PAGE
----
Thanks a lot to Laura and Tony, I'v added the Ubuntu UK podcast to my RSS reader. Its a good listen. 

HomeCamp4 Presentation Video

Here's a video of our presentation at the HomeCamp 4 a few weeks ago. Many thanks to Debbie Davies and Mike the Bee for filming editing and uploading the video:

The videos of the other presentations from the event can be viewed here:

See our previous blog post for a copy of our slides, their not too clear in the video.

Home Camp 4 presentation slides

Trystan and I are currently traveling back to North Wales after a busy but enjoyable long weekend in London. We have been presenting the latest developments at OpenEnergyMonitor at the Open-Source Hardware Camp and Home Camp 4It was awesome to meet lots interesting and enthusiastic people often with similar interests and working on similar projects to ourselves. Ian from dangerous prototypes will be posting some blog posts with more details from the event. Check out his blog and super cool open-source hardware development tools here See below for a copy of the slides we presented at the events. OpenEnergyMonitor Home Camp 4, London Oct2011

Home camp 4: London 29th-30th Oct

Next weekend Trystan Lea and I (Glyn Hudson) will be down in London for Home Camp 4 'Hack the house' event. We will be presenting our end-to-end open-source web-connected energy monitoring system. If you live within traveling distance of London please come along, we would love to meet anyone who is involved or interested in open-source energy monitoring.

Home Camp is a series of un-conferences that brings together members of the technical community interested in using open systems to bring about a positive change in the way we use energy and appliances around the home. With ever-increasing energy prices, the race is on to develop ways to utilise smart technology to help offset domestic energy consumption and lower carbon footprints.

The event will be a combination of informal presentations on the Saturday and more 'hands on' making, hacking and tinkering on the Sunday. Trystan and I will be around on both days will be more than happy to help anyone build their own open-source energy monitoring system and deploy a server installation of emoncms. We will also have emonTx, emonBase and emonGLCD kits for sale at special prices.

When: 29th - 30th Oct

Where: Central London in the Center for Creative Collaboration 

Cost: The event is now free! Registration is required on EventBrite

Who: See the event crowd sourcing page at Lanyrd 

We will also be attending the Open Source Hardware Camp on Thursday 27th Oct at the same location (C4CC). This looks like it will also be a good event:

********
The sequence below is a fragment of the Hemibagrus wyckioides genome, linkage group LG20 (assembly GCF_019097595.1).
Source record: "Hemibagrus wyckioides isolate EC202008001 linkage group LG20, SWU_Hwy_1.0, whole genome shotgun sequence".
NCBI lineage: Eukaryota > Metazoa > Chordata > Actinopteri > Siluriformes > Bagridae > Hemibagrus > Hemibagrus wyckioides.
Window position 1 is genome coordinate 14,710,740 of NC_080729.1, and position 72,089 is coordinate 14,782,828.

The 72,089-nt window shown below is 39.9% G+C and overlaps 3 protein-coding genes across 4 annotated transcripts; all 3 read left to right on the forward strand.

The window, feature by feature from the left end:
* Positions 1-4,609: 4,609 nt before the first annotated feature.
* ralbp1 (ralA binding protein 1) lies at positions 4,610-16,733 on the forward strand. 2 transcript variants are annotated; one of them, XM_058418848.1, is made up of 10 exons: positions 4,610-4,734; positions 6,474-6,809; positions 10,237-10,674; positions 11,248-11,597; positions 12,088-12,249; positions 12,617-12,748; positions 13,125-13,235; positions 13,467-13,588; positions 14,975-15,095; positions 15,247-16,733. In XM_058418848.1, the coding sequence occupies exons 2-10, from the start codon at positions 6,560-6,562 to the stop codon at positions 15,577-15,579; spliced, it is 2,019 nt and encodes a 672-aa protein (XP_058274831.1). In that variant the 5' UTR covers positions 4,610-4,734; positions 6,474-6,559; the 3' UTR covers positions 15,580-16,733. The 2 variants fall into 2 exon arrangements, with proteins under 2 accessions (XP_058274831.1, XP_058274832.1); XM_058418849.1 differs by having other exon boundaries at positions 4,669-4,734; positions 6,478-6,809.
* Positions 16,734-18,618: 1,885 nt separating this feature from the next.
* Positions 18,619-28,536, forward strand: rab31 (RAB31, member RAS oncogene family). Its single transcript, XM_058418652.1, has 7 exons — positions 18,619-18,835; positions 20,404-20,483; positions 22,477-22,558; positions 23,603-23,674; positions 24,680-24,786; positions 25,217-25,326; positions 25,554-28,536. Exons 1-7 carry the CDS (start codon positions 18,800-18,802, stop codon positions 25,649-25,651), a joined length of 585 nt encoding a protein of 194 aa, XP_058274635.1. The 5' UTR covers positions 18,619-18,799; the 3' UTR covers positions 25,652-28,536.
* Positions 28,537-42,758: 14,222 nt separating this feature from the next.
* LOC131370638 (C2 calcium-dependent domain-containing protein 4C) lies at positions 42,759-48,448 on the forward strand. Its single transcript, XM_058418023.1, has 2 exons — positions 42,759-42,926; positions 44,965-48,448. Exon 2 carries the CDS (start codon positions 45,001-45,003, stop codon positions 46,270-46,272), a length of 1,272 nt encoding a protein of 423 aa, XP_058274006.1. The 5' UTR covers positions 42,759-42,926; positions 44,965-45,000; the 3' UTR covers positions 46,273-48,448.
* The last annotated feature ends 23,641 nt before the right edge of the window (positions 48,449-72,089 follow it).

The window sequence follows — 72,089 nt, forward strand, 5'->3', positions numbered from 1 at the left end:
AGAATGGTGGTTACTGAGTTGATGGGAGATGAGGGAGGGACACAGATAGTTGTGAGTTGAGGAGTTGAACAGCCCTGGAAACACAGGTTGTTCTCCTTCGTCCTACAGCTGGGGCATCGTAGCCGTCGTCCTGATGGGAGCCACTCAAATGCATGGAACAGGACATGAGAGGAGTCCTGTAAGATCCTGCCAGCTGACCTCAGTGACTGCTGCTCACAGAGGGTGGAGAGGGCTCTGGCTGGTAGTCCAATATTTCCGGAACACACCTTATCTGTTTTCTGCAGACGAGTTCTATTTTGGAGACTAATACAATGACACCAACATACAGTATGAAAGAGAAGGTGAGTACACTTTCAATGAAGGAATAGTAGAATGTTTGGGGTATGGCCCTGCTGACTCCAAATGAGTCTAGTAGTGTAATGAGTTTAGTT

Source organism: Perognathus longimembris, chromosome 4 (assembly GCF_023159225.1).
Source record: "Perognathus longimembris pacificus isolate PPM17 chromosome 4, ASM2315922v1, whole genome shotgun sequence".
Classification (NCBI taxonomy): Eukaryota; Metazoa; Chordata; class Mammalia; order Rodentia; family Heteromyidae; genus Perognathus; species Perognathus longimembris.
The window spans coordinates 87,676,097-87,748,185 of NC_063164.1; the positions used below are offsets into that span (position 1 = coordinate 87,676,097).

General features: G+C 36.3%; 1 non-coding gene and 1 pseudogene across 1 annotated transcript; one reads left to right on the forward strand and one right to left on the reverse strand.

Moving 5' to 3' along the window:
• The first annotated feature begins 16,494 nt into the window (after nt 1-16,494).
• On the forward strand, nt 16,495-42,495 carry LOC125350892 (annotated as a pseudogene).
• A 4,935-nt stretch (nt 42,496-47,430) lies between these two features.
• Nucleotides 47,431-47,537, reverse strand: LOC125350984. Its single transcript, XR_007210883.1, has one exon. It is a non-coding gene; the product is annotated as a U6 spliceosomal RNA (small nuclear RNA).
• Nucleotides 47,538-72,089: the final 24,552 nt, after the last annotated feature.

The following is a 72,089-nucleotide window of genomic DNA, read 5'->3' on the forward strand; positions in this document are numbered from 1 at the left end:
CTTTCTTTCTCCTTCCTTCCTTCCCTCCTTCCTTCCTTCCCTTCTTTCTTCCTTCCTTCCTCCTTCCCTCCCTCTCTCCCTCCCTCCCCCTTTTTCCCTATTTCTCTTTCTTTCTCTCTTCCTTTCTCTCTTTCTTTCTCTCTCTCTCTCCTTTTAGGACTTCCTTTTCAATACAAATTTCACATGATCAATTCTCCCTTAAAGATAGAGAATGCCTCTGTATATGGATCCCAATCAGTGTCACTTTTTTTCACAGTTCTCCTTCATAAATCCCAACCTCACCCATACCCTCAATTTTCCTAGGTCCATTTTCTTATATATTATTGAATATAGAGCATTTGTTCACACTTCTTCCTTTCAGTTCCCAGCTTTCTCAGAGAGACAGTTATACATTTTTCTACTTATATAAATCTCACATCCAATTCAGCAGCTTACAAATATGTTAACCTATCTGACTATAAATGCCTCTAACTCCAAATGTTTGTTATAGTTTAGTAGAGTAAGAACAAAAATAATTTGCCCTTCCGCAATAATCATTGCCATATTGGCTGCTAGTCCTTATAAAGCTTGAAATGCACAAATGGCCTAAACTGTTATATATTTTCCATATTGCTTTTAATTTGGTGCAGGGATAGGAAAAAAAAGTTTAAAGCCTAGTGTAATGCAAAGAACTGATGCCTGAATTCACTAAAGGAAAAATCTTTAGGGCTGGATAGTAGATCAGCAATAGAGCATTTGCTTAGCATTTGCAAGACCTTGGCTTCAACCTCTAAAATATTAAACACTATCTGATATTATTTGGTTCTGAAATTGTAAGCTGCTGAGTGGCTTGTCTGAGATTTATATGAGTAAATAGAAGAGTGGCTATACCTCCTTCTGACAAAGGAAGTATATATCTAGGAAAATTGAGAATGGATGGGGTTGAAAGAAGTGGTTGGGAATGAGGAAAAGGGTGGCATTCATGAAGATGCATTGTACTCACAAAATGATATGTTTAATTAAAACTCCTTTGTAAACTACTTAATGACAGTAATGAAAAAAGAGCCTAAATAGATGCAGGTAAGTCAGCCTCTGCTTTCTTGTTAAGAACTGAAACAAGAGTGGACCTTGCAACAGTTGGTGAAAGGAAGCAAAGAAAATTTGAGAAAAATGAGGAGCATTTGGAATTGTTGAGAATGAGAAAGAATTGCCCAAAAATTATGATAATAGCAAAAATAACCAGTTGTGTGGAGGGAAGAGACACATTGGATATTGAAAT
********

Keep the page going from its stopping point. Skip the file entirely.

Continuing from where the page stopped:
See you there, Glyn.

Introducing Megni

Now that the project is getting to the point where we almost have a complete open-source end-to-end web-connected energy monitoring system we are excited to be starting Megni a small business to provide kits and fully assembled units that aim to make it easier to get started with open-source energy monitoring.

Our core aims are to create:
  • Technology that encourages people to make and learn new skills.
  • Technology that helps us live within ecological limits.
  • Repairable, modifiable technology with a making story
  • We have been inspired by companies such as howies and Patagonia who combine their love of the outdoors with making clothing and equipment that help people enjoy the outdoors while also striving to produce those things in ways that causes no unnecessary harm. We would love to do something similar for technology.

The name Megni is made up of the welsh word for energy egni and the M part stands for monitoring or monitro in welsh. We are both welsh speakers and live in the mountains of Snowdonia in North Wales, UK.
As well as supplying OpenEnergyMonitor kits Megni will also offer custom energy monitoring and display services to businesses and organisations.

We are currently involved in a local community energy project which is keeping us busy for the next two months after which we are going to focus our efforts on getting an online shop up and running. In the mean time if your interested please see the buy section of the emontx documentation page.

Thanks for your continued support

Glyn Hudson and Trystan Lea

Nanode up in the mountains

Glyn took the emonBase - nanode up Snowdon last week and got some nice pics. Combining two great things: open source green technology and the great outdoors!

Not all USB power supplies are created the same

We recently ordered a load of cheap (~£1.50) USB power adapters such as this one and started to notice problems, nanode missing posts, rfm12 problems, emonGLCD crashes and so we ordered another two: one branded htc another ~£4 unbranded one which work well. The more expensive unbranded one specifically outlined that it was better quality in the ebay description.

Using the sampler program we can shed some more light on whats going on here. So first here is the cheap USB power supply:

As you can see a lot of noise, a standard deviation of 6.4.

With the unbranded more expensive adapter the standard deviation is reduced to 1.5!

The branded htc adapter is pretty similar at 1.6

USB power direct from a laptop, should be as good as it can get. A standard deviation of 1.2

Conclusion: its worth ensuring that the power adapter is a good quality one in order to get consistent performance from the hardware.